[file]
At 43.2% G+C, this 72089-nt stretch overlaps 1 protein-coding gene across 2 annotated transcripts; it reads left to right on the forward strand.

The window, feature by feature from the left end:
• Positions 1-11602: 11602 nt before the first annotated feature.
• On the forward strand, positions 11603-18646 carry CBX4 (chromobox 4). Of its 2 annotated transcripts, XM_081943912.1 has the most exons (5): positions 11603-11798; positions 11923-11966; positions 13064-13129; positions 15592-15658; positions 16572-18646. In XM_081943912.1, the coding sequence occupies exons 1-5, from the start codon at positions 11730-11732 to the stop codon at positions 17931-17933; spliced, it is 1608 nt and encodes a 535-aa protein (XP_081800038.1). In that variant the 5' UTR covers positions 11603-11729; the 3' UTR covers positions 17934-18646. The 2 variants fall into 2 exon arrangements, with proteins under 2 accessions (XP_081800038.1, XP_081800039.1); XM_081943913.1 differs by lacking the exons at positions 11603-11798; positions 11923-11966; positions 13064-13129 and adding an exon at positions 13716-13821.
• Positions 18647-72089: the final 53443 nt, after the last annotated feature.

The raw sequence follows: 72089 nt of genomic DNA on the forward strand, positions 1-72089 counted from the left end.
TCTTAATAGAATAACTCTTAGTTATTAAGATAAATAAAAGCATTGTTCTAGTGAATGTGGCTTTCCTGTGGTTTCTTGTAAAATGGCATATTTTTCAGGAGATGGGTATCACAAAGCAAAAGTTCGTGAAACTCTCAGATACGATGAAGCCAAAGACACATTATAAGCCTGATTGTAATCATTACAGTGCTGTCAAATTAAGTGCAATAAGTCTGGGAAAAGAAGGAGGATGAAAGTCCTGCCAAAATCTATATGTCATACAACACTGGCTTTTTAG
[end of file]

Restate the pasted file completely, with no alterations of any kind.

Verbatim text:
At 43.2% G+C, this 72089-nt stretch overlaps 1 protein-coding gene across 2 annotated transcripts; it reads left to right on the forward strand.

The window, feature by feature from the left end:
• Positions 1-11602: 11602 nt before the first annotated feature.
• On the forward strand, positions 11603-18646 carry CBX4 (chromobox 4). Of its 2 annotated transcripts, XM_081943912.1 has the most exons (5): positions 11603-11798; positions 11923-11966; positions 13064-13129; positions 15592-15658; positions 16572-18646. In XM_081943912.1, the coding sequence occupies exons 1-5, from the start codon at positions 11730-11732 to the stop codon at positions 17931-17933; spliced, it is 1608 nt and encodes a 535-aa protein (XP_081800038.1). In that variant the 5' UTR covers positions 11603-11729; the 3' UTR covers positions 17934-18646. The 2 variants fall into 2 exon arrangements, with proteins under 2 accessions (XP_081800038.1, XP_081800039.1); XM_081943913.1 differs by lacking the exons at positions 11603-11798; positions 11923-11966; positions 13064-13129 and adding an exon at positions 13716-13821.
• Positions 18647-72089: the final 53443 nt, after the last annotated feature.

The raw sequence follows: 72089 nt of genomic DNA on the forward strand, positions 1-72089 counted from the left end.
TCTTAATAGAATAACTCTTAGTTATTAAGATAAATAAAAGCATTGTTCTAGTGAATGTGGCTTTCCTGTGGTTTCTTGTAAAATGGCATATTTTTCAGGAGATGGGTATCACAAAGCAAAAGTTCGTGAAACTCTCAGATACGATGAAGCCAAAGACACATTATAAGCCTGATTGTAATCATTACAGTGCTGTCAAATTAAGTGCAATAAGTCTGGGAAAAGAAGGAGGATGAAAGTCCTGCCAAAATCTATATGTCATACAACACTGGCTTTTTAG